Norfolk County Council to replace disparate procurement platforms with single £1.5m system

Written by Sam Trendall on 28 July 2017 in News
News

Council seeks a new platform that can work with – but ultimately help replace – its Oracle enterprise resource planning system

The council is set to issue a formal invitation to tender next month

Norfolk County Council is seeking to replace its existing hotchpotch of procurement tools with one overarching software system.

The council has issued a prior information notice outlining its intent to phase out its current set-up, which consists of various different platforms, and implement a single system. The aim is to create cost savings while improving performance and increasing ease of use.


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The notice said: “Norfolk County Council wishes to procure a new, integrated source-to-payment solution that will replace a number of disparate systems with a single solution that reduces total cost of ownership, improves data quality, implements more effective controls, improves reporting and, above all, is easy to use.”

The council added that it requires a system that can, initially, successfully interoperate with its incumbent enterprise resource planning (ERP) platform while, ultimately, facilitating its replacement.

“The system must integrate with the council's Oracle 12 ERP system but make it simple to swap that system out in due course,” said the notice.

The project, which will not be split into lots, has an estimated budget of just under £1.4m, excluding VAT. A formal invitation to tender is expected to be published sometime next month, and the bidding process will be managed via an e-procurement platform.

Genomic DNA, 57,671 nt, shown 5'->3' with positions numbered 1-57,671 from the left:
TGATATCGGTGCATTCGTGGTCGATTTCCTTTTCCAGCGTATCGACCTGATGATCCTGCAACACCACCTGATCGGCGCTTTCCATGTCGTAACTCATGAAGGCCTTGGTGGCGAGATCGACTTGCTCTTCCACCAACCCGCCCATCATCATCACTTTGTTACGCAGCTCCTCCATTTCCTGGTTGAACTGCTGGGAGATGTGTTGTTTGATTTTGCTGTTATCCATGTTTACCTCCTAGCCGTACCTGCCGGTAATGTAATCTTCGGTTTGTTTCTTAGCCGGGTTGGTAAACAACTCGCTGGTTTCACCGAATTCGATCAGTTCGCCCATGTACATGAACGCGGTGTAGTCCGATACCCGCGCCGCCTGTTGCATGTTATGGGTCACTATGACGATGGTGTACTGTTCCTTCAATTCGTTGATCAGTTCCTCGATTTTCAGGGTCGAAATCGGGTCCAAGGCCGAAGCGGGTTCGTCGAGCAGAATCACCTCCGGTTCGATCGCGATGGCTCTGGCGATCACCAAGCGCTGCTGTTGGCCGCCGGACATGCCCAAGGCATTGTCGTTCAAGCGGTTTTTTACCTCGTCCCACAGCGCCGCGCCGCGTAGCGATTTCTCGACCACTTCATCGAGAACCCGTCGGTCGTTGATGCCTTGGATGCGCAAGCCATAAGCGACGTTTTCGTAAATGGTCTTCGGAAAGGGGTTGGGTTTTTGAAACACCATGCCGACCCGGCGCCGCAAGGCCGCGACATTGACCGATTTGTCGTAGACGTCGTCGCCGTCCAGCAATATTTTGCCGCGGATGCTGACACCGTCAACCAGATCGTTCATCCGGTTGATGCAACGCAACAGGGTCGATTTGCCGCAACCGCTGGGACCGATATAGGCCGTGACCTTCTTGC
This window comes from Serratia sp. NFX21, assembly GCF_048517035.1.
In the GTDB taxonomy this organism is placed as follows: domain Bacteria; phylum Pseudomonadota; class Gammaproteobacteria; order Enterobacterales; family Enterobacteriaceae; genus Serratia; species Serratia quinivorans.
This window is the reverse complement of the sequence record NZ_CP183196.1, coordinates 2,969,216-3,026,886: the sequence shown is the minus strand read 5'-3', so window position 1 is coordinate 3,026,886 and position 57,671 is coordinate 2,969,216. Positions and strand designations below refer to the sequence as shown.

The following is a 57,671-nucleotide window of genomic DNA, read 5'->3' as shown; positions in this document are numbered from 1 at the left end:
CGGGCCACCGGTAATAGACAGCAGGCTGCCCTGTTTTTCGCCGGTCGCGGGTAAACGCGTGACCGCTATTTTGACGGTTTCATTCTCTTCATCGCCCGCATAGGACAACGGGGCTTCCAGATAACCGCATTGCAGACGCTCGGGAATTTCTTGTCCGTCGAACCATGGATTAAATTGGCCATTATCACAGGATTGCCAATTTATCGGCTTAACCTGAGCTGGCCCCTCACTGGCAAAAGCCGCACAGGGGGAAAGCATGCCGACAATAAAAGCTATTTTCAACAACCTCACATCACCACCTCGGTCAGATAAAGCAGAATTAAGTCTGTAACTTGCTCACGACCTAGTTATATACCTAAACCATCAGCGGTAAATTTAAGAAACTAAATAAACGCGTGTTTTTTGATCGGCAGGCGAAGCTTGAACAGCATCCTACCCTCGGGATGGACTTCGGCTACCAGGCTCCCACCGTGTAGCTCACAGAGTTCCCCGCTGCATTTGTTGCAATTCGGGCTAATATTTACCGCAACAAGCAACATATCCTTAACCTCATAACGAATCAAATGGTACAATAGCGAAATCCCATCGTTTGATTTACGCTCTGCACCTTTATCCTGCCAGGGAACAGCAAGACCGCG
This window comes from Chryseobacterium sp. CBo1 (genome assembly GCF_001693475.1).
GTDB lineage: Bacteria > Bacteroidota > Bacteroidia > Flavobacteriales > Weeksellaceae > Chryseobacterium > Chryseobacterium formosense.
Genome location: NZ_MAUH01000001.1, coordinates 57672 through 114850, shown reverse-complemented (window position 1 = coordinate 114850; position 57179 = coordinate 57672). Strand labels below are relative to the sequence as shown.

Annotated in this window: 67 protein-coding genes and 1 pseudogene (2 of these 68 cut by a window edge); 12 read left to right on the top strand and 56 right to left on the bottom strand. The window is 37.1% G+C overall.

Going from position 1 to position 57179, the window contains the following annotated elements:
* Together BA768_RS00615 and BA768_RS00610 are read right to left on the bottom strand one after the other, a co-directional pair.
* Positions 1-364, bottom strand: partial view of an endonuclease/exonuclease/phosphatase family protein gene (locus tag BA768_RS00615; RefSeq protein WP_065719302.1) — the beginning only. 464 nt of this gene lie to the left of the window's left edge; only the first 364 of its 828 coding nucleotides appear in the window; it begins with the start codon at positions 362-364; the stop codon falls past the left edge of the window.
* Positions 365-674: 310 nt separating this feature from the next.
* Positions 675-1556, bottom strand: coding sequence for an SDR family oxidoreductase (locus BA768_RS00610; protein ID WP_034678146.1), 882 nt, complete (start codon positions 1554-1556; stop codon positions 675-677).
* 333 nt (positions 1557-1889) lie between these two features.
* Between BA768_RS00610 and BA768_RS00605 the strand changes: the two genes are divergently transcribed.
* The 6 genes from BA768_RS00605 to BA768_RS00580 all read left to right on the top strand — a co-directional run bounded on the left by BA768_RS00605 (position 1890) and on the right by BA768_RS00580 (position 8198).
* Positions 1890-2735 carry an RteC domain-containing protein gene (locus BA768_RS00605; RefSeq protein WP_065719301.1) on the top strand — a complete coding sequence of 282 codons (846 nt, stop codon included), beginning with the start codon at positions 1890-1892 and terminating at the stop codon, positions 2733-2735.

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Sam Trendall is editor of PublicTechnology

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Comments

Nick @ Market Dojo (not verified)

Submitted on 31 July, 2017 - 12:30
I'm surprised that Norfolk are looking for one single system to cater for the full solution, as that really narrows down the field. There are lots of best-of-breed providers out there who could provide market-leading solutions to the specific areas like eTendering, eAuctions, Contract Management, Purchase to Pay etc. Having one solution does create certain advantages such as those mentioned in the article but can also create issues, such as: making it much harder to swap out solutions, complete reliance on the provider meeting contractual obligations, risks associated with single-sourcing, and missing out on best-of-breed innovation & agility. If all organisations took the Norfolk approach then that would be the end to small businesses. Thankfully they don't!

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